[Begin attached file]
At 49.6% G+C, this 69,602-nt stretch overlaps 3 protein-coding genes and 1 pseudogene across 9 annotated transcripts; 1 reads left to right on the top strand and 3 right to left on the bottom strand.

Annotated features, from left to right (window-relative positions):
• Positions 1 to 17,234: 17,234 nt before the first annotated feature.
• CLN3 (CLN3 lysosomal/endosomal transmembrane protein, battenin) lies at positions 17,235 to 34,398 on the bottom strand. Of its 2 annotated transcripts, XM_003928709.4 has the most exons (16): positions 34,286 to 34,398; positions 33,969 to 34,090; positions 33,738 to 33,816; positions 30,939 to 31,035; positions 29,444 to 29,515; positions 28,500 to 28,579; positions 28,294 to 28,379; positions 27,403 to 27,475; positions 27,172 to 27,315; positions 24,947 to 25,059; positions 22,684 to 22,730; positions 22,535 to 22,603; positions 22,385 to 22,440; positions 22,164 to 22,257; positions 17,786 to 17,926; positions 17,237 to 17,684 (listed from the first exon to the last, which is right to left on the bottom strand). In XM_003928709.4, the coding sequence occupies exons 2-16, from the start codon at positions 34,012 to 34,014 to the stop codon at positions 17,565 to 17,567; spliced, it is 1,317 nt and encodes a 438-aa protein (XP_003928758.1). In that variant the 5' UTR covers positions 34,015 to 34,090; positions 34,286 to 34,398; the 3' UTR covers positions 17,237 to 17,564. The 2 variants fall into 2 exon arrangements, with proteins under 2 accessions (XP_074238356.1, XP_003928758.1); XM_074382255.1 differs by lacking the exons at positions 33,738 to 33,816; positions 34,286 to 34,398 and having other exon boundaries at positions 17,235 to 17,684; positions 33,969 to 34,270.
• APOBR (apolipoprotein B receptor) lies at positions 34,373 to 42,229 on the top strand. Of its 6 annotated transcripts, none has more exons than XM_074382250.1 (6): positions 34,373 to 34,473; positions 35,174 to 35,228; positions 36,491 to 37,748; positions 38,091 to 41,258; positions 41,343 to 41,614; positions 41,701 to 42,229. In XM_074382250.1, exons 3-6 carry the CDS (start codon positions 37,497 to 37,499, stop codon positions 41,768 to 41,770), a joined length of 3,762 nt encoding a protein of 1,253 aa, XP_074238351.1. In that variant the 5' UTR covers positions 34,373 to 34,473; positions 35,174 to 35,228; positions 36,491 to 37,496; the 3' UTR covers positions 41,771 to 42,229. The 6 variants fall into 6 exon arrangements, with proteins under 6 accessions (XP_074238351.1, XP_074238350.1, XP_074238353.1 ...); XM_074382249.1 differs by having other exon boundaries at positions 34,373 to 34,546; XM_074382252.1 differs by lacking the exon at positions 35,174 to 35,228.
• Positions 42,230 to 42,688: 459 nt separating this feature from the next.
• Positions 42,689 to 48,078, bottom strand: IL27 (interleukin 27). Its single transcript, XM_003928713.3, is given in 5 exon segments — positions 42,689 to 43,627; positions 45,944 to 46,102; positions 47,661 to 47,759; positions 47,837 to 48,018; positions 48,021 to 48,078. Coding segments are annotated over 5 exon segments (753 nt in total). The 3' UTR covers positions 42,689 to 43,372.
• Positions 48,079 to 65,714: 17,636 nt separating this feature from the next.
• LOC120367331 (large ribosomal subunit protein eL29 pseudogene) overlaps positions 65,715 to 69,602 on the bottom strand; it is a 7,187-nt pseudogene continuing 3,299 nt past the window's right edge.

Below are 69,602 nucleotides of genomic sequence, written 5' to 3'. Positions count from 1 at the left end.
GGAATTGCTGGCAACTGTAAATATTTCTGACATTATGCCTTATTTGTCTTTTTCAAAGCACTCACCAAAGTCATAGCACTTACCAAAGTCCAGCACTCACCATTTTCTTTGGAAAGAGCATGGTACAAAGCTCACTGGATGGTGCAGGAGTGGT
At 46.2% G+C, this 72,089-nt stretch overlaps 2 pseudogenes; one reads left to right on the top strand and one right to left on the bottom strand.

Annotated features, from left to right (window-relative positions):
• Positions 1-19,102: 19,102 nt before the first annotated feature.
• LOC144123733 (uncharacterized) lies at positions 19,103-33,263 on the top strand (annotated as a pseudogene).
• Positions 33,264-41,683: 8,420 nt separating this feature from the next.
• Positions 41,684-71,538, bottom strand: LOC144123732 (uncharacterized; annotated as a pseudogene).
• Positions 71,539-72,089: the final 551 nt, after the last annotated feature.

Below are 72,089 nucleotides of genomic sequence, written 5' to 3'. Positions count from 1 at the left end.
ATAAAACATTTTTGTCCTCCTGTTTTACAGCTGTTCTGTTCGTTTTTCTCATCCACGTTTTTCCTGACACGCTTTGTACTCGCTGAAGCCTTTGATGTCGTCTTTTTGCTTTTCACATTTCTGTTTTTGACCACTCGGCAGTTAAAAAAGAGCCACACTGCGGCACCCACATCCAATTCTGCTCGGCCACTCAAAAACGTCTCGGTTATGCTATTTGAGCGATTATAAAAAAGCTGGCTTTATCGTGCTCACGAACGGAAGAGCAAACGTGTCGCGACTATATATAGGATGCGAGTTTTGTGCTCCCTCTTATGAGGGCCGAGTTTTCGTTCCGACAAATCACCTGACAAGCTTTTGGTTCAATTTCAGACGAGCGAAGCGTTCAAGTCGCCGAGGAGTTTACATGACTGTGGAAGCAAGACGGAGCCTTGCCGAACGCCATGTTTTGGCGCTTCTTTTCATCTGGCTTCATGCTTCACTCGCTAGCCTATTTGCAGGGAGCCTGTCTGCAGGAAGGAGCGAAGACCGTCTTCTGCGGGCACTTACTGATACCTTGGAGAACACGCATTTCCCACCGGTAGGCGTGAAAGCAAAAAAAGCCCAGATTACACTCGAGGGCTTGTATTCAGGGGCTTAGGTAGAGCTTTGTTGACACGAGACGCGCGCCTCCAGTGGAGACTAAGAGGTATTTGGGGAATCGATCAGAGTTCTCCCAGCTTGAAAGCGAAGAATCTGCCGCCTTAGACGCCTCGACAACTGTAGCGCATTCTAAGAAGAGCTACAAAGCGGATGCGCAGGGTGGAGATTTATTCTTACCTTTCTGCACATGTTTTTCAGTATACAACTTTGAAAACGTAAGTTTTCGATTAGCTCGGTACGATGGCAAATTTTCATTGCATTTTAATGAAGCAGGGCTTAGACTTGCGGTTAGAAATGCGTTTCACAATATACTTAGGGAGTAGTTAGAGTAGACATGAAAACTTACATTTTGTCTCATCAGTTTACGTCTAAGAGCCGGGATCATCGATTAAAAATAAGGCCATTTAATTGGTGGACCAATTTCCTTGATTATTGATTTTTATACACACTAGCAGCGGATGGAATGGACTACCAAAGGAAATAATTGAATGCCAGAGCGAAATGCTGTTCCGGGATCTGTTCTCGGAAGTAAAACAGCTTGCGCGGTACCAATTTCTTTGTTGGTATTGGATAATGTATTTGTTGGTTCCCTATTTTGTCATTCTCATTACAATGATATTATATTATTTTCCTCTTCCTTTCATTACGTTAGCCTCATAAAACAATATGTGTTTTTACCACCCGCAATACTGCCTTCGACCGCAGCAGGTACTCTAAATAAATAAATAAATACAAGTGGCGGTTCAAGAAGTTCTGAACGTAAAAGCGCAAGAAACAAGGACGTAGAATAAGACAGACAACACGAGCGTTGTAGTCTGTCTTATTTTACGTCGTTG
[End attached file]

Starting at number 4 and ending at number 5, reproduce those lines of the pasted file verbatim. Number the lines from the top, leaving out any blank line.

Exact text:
• CLN3 (CLN3 lysosomal/endosomal transmembrane protein, battenin) lies at positions 17,235 to 34,398 on the bottom strand. Of its 2 annotated transcripts, XM_003928709.4 has the most exons (16): positions 34,286 to 34,398; positions 33,969 to 34,090; positions 33,738 to 33,816; positions 30,939 to 31,035; positions 29,444 to 29,515; positions 28,500 to 28,579; positions 28,294 to 28,379; positions 27,403 to 27,475; positions 27,172 to 27,315; positions 24,947 to 25,059; positions 22,684 to 22,730; positions 22,535 to 22,603; positions 22,385 to 22,440; positions 22,164 to 22,257; positions 17,786 to 17,926; positions 17,237 to 17,684 (listed from the first exon to the last, which is right to left on the bottom strand). In XM_003928709.4, the coding sequence occupies exons 2-16, from the start codon at positions 34,012 to 34,014 to the stop codon at positions 17,565 to 17,567; spliced, it is 1,317 nt and encodes a 438-aa protein (XP_003928758.1). In that variant the 5' UTR covers positions 34,015 to 34,090; positions 34,286 to 34,398; the 3' UTR covers positions 17,237 to 17,564. The 2 variants fall into 2 exon arrangements, with proteins under 2 accessions (XP_074238356.1, XP_003928758.1); XM_074382255.1 differs by lacking the exons at positions 33,738 to 33,816; positions 34,286 to 34,398 and having other exon boundaries at positions 17,235 to 17,684; positions 33,969 to 34,270.
• APOBR (apolipoprotein B receptor) lies at positions 34,373 to 42,229 on the top strand. Of its 6 annotated transcripts, none has more exons than XM_074382250.1 (6): positions 34,373 to 34,473; positions 35,174 to 35,228; positions 36,491 to 37,748; positions 38,091 to 41,258; positions 41,343 to 41,614; positions 41,701 to 42,229. In XM_074382250.1, exons 3-6 carry the CDS (start codon positions 37,497 to 37,499, stop codon positions 41,768 to 41,770), a joined length of 3,762 nt encoding a protein of 1,253 aa, XP_074238351.1. In that variant the 5' UTR covers positions 34,373 to 34,473; positions 35,174 to 35,228; positions 36,491 to 37,496; the 3' UTR covers positions 41,771 to 42,229. The 6 variants fall into 6 exon arrangements, with proteins under 6 accessions (XP_074238351.1, XP_074238350.1, XP_074238353.1 ...); XM_074382249.1 differs by having other exon boundaries at positions 34,373 to 34,546; XM_074382252.1 differs by lacking the exon at positions 35,174 to 35,228.